• Health problems. These include premature pregnancies that cause higher rates of maternal and infant mortality. Most girls enter marriage with little or no information about their reproductive health, including contraception, safe motherhood, and sexually transmitted diseases. Because they cannot abstain from sex or insist on condom use, child brides are often exposed to such serious health risks as premature pregnancy, sexually transmitted infections and, increasingly, HIV and AIDS.

    Child brides typically become sexually active as soon as they are married, and they face enormous pressure to bear children as soon as possible. Because their bodies are not fully developed, they are at greater risk of complications in pregnancy and childbirth. These complications can result in death - in many developing countries, pregnancy is the leading cause of death for adolescent girls - or ongoing health problems, such as obstetric fistula. Fistula is a debilitating condition that causes chronic incontinence and discomfort, and often results in extreme social isolation
  • Abuse - including physical, emotional and sexual. This is common in child marriages. In addition, children who refuse to marry or who choose a marriage partner against the wishes of their parents are often punished or even killed by their families in so-called ‘honour killings’.
  • Separation from families and friends
  • Lack of freedom to interact with peers and participate in community activities
  • Involvement in bonded labour such as domestic slavery



Where does it happen?

The practice of girls marrying at a young age is most common in sub-Saharan Africa and South Asia. However, in the Middle East, North Africa and other parts of Asia, marriage at, or shortly after, puberty is common among some groups.

There are also parts of West and Eastern Africa and South Asia where marriages much earlier than puberty are not unusual. The marriage of girls between the ages of 16 and 18 is common in parts of Latin America and Eastern Europe.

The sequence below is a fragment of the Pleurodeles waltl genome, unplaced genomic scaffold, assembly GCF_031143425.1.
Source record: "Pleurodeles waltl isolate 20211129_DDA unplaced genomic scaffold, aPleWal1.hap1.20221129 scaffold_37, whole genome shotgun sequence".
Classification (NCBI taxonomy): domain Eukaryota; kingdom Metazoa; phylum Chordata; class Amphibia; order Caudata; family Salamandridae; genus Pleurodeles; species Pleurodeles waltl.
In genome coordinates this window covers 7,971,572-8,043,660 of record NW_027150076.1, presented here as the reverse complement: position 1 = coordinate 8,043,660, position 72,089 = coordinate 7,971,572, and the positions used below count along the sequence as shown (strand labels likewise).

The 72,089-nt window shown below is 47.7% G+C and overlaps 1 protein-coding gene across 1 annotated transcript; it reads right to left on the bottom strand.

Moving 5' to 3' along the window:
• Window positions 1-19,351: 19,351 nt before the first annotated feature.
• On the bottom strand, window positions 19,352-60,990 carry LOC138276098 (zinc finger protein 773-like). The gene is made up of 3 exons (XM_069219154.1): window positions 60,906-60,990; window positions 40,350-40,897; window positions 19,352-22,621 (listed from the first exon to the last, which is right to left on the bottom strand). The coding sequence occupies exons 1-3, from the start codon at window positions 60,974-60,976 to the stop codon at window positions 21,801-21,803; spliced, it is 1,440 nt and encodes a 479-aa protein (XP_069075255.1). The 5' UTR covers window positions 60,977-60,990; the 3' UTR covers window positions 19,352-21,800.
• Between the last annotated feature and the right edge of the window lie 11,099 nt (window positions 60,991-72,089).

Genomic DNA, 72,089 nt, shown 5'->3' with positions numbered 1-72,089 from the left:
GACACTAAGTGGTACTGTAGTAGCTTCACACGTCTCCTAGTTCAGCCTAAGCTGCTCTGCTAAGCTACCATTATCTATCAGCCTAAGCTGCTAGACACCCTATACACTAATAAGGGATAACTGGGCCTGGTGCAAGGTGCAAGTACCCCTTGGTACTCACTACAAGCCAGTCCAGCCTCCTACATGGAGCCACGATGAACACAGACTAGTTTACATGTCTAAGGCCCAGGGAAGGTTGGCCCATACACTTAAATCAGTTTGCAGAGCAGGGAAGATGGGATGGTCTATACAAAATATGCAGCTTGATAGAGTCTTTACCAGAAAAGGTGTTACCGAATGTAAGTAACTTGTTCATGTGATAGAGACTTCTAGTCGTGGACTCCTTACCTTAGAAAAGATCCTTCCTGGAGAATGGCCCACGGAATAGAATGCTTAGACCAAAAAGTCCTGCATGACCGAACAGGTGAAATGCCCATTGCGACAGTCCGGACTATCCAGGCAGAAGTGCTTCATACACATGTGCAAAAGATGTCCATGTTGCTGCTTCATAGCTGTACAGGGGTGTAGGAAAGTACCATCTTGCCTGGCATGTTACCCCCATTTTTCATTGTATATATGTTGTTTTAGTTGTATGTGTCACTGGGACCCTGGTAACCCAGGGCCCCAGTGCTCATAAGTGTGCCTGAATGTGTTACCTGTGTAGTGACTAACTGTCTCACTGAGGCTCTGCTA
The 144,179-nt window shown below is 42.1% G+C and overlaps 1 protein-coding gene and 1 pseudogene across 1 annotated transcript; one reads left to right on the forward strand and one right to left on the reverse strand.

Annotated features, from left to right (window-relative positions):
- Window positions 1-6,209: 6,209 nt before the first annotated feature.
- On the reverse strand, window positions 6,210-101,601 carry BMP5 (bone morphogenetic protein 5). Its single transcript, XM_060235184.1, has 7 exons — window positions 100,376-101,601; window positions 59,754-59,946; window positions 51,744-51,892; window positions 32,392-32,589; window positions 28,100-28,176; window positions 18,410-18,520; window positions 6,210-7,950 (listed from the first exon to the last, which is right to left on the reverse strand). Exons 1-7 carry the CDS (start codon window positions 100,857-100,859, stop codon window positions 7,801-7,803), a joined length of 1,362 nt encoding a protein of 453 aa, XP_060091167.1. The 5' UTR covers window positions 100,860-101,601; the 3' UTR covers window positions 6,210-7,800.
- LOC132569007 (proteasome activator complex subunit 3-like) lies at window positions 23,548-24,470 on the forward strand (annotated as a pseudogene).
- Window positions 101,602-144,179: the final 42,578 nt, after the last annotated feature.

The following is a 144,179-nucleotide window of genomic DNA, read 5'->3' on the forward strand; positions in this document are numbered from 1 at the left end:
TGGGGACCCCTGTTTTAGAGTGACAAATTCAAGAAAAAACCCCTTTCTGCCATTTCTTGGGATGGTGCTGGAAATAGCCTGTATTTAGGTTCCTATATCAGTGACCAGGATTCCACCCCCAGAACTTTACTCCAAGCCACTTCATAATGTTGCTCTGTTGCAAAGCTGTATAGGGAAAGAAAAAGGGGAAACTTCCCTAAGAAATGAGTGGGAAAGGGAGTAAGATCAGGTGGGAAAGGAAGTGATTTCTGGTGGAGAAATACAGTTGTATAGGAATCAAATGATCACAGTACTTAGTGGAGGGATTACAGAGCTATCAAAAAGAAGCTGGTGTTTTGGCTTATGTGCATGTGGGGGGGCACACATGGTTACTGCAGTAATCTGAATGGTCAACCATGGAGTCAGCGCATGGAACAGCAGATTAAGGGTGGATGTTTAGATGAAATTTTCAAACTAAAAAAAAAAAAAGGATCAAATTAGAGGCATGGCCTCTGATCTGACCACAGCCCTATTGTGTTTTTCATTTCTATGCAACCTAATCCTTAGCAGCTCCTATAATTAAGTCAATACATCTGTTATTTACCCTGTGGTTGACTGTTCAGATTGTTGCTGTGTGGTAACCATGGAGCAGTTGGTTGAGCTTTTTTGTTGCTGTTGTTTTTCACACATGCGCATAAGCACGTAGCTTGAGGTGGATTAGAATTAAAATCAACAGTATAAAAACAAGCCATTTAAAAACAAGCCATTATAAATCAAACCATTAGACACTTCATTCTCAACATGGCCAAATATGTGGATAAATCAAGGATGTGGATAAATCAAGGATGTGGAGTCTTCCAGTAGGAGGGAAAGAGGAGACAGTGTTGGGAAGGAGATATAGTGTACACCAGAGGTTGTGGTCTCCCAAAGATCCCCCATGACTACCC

It is hard to know the number of early marriages as so many are unregistered and unofficial.


Why does it happen?

As mentioned earlier, such marriages may be arranged between two children as a means of maintaining or ensuring social, economic or political ties between families.

Parents may consent to child marriages out of economic necessity. Marriage may be seen as a way to provide male guardianship for their daughters, protect them from sexual assault, avoid pregnancy outside marriage, extend their childbearing years or ensure obedience to the husband’s household.


What about the Convention on the Rights of the Child?

Different societies have different perceptions of childhood, but most governments have committed through the Convention on the Rights of the Child (CRC) to ensure the overall protection of children and young people aged under 18.

In particular, governments have committed to safeguarding children from all forms of abuse and exploitation, as well as upholding their rights to health and protection from harmful traditional practices, which include child marriages.

Any rationalisation of child marriage as the practice of tradition overlooks the fact that such marriages are often arranged within social milieu where the rights of children to protection as embodied in the CRC are absent.

As such, these marriages may cater to a demand for children as sexual partners in ways that are not identified by society as abuse. Overall, the argument for tradition or common law practices lends legitimacy to this sexual abuse and exploitation of children.

Nevertheless, child marriages can be seen to contravene the rights of all children to protection, development and survival as defined throughout the CRC, as well as in other instruments that include articles reinforcing the right to marry based on full and informed consent.

Where the marriage of children aged under 18 is permitted by a national legal code, without regard for whether young people have the opportunity and means to give full and informed consent, that country is violating its commitment to the Convention.

Sources: Ecpat International (definition: child marriages); International Women's Health Coalition Factsheet on child marriage; UNICEF factsheet: Early marriage; UNICEF: Early Marriage: A Harmful Traditional Practice



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INDIA: Child wife suicide
[news]


A man in his mid-40s has been arrested in Calcutta on charges of abetting the suicide of his second wife, a minor aged 15.

The arrest followed a complaint lodged by the victim’s family, who also alleged that she had often been tortured by her husband and in-laws for dowry.

Police said Jyoti, a school dropout, consumed poison at her in-laws’ house in Chitpur on Friday night. She was taken to RG Kar Medical College and Hospital, where she died this week.

“The girl had an affair with next-door neighbour Premlal Khatik, a daily-wager. Premlal is married and has a 19-year-old daughter,” said Gyanwant Singh, the deputy commissioner of police (headquarters).

The Khatiks and Jyoti’s family went to a wedding in the locality from where the duo fled. “Premlal and Jyoti returned home after a couple of weeks, claiming that they had married,” said an officer of Chitpur police station.